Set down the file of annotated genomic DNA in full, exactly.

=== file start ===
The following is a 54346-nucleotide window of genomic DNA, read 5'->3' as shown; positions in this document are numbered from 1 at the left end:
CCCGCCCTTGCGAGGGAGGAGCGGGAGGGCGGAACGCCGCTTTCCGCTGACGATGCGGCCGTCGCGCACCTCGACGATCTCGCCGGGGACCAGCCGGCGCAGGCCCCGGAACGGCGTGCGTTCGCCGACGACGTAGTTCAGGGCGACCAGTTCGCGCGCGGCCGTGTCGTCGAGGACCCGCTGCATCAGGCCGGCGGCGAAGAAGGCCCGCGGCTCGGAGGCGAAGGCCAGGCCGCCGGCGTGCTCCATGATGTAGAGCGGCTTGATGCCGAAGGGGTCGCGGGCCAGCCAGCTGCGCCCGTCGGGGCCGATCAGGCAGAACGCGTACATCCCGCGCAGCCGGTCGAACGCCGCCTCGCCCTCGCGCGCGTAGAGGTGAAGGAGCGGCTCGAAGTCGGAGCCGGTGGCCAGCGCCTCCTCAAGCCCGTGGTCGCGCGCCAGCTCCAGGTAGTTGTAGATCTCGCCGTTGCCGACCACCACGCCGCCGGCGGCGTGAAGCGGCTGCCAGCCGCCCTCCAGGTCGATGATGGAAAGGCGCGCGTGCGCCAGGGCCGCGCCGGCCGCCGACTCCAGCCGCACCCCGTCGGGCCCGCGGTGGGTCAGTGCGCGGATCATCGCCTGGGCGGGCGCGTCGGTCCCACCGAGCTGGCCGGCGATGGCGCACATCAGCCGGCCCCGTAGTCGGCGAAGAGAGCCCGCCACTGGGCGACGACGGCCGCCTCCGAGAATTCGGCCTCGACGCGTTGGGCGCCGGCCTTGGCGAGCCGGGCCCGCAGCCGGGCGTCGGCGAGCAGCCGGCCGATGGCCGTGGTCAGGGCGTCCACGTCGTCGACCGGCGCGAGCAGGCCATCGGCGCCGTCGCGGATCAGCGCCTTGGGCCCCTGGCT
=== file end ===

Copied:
The following is a 54346-nucleotide window of genomic DNA, read 5'->3' as shown; positions in this document are numbered from 1 at the left end:
CCCGCCCTTGCGAGGGAGGAGCGGGAGGGCGGAACGCCGCTTTCCGCTGACGATGCGGCCGTCGCGCACCTCGACGATCTCGCCGGGGACCAGCCGGCGCAGGCCCCGGAACGGCGTGCGTTCGCCGACGACGTAGTTCAGGGCGACCAGTTCGCGCGCGGCCGTGTCGTCGAGGACCCGCTGCATCAGGCCGGCGGCGAAGAAGGCCCGCGGCTCGGAGGCGAAGGCCAGGCCGCCGGCGTGCTCCATGATGTAGAGCGGCTTGATGCCGAAGGGGTCGCGGGCCAGCCAGCTGCGCCCGTCGGGGCCGATCAGGCAGAACGCGTACATCCCGCGCAGCCGGTCGAACGCCGCCTCGCCCTCGCGCGCGTAGAGGTGAAGGAGCGGCTCGAAGTCGGAGCCGGTGGCCAGCGCCTCCTCAAGCCCGTGGTCGCGCGCCAGCTCCAGGTAGTTGTAGATCTCGCCGTTGCCGACCACCACGCCGCCGGCGGCGTGAAGCGGCTGCCAGCCGCCCTCCAGGTCGATGATGGAAAGGCGCGCGTGCGCCAGGGCCGCGCCGGCCGCCGACTCCAGCCGCACCCCGTCGGGCCCGCGGTGGGTCAGTGCGCGGATCATCGCCTGGGCGGGCGCGTCGGTCCCACCGAGCTGGCCGGCGATGGCGCACATCAGCCGGCCCCGTAGTCGGCGAAGAGAGCCCGCCACTGGGCGACGACGGCCGCCTCCGAGAATTCGGCCTCGACGCGTTGGGCGCCGGCCTTGGCGAGCCGGGCCCGCAGCCGGGCGTCGGCGAGCAGCCGGCCGATGGCCGTGGTCAGGGCGTCCACGTCGTCGACCGGCGCGAGCAGGCCATCGGCGCCGTCGCGGATCAGCGCCTTGGGCCCCTGGCT